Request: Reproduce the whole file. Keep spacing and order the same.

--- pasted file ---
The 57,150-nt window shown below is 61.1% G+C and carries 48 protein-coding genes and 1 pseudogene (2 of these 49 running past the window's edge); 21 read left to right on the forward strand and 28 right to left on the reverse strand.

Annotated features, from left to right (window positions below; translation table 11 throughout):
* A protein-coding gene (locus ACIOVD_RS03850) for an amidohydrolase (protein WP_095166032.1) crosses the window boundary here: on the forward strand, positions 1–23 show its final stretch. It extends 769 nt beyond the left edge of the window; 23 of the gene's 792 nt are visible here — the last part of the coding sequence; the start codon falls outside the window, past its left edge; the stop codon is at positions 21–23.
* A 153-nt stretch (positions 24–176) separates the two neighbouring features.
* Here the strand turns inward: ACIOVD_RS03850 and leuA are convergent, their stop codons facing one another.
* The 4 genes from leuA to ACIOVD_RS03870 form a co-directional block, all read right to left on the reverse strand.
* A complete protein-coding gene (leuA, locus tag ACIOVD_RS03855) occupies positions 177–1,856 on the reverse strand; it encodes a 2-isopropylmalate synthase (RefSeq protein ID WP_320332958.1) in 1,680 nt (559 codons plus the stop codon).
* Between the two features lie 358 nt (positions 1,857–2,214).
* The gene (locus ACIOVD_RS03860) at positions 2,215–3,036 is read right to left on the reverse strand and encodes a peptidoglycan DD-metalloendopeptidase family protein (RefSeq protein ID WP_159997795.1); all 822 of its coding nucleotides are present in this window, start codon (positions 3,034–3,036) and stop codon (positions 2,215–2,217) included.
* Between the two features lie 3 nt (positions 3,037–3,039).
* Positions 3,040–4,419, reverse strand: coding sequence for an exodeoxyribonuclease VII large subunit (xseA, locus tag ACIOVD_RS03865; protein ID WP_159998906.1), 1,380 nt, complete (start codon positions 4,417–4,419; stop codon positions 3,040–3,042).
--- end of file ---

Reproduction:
The 57,150-nt window shown below is 61.1% G+C and carries 48 protein-coding genes and 1 pseudogene (2 of these 49 running past the window's edge); 21 read left to right on the forward strand and 28 right to left on the reverse strand.

Annotated features, from left to right (window positions below; translation table 11 throughout):
* A protein-coding gene (locus ACIOVD_RS03850) for an amidohydrolase (protein WP_095166032.1) crosses the window boundary here: on the forward strand, positions 1–23 show its final stretch. It extends 769 nt beyond the left edge of the window; 23 of the gene's 792 nt are visible here — the last part of the coding sequence; the start codon falls outside the window, past its left edge; the stop codon is at positions 21–23.
* A 153-nt stretch (positions 24–176) separates the two neighbouring features.
* Here the strand turns inward: ACIOVD_RS03850 and leuA are convergent, their stop codons facing one another.
* The 4 genes from leuA to ACIOVD_RS03870 form a co-directional block, all read right to left on the reverse strand.
* A complete protein-coding gene (leuA, locus tag ACIOVD_RS03855) occupies positions 177–1,856 on the reverse strand; it encodes a 2-isopropylmalate synthase (RefSeq protein ID WP_320332958.1) in 1,680 nt (559 codons plus the stop codon).
* Between the two features lie 358 nt (positions 1,857–2,214).
* The gene (locus ACIOVD_RS03860) at positions 2,215–3,036 is read right to left on the reverse strand and encodes a peptidoglycan DD-metalloendopeptidase family protein (RefSeq protein ID WP_159997795.1); all 822 of its coding nucleotides are present in this window, start codon (positions 3,034–3,036) and stop codon (positions 2,215–2,217) included.
* Between the two features lie 3 nt (positions 3,037–3,039).
* Positions 3,040–4,419, reverse strand: coding sequence for an exodeoxyribonuclease VII large subunit (xseA, locus tag ACIOVD_RS03865; protein ID WP_159998906.1), 1,380 nt, complete (start codon positions 4,417–4,419; stop codon positions 3,040–3,042).